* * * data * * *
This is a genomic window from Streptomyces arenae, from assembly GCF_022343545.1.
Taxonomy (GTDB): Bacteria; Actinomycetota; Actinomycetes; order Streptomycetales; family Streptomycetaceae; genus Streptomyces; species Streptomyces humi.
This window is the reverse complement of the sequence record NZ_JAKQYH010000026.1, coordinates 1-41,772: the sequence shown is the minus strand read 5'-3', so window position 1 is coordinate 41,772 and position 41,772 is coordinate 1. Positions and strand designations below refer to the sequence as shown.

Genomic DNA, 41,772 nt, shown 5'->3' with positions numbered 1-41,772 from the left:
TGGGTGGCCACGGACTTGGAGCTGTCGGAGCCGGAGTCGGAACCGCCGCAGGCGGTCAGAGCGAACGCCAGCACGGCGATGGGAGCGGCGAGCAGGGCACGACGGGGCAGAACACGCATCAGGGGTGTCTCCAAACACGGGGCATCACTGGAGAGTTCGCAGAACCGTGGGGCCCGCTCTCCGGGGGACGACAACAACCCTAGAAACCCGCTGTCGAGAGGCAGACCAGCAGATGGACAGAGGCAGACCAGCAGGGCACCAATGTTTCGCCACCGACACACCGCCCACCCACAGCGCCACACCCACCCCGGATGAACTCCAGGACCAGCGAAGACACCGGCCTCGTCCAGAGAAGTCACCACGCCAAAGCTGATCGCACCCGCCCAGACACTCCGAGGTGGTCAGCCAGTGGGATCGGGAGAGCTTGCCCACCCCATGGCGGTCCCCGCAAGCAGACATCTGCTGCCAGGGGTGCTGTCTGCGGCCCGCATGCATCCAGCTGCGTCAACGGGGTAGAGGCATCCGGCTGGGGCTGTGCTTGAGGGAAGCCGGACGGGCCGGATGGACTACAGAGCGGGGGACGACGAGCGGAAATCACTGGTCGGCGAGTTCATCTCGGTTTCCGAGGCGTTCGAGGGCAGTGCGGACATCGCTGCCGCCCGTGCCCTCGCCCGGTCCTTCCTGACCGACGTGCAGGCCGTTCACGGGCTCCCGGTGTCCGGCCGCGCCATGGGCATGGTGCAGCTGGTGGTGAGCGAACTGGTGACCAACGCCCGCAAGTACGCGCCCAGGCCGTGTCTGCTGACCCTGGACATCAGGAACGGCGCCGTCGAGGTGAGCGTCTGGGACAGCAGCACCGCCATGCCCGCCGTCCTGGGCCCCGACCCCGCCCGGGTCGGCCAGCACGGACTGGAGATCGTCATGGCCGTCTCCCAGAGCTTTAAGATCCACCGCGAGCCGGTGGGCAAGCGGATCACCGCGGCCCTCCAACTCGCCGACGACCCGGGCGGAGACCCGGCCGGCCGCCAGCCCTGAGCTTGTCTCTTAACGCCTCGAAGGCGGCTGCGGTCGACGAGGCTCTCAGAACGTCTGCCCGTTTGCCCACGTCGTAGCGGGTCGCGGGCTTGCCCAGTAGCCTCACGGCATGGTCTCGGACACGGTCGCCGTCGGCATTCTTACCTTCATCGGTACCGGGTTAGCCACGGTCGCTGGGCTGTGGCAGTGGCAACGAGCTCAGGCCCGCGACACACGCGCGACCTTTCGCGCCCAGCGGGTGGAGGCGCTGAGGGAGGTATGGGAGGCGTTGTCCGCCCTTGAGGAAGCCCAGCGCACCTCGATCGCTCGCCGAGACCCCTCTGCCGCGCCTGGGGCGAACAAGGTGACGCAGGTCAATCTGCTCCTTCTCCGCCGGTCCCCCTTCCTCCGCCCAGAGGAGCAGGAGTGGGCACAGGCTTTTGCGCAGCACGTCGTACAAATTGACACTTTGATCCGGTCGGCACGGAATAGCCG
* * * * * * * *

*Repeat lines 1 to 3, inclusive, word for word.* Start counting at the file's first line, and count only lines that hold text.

This is a genomic window from Streptomyces arenae, from assembly GCF_022343545.1.
Taxonomy (GTDB): Bacteria; Actinomycetota; Actinomycetes; order Streptomycetales; family Streptomycetaceae; genus Streptomyces; species Streptomyces humi.
This window is the reverse complement of the sequence record NZ_JAKQYH010000026.1, coordinates 1-41,772: the sequence shown is the minus strand read 5'-3', so window position 1 is coordinate 41,772 and position 41,772 is coordinate 1. Positions and strand designations below refer to the sequence as shown.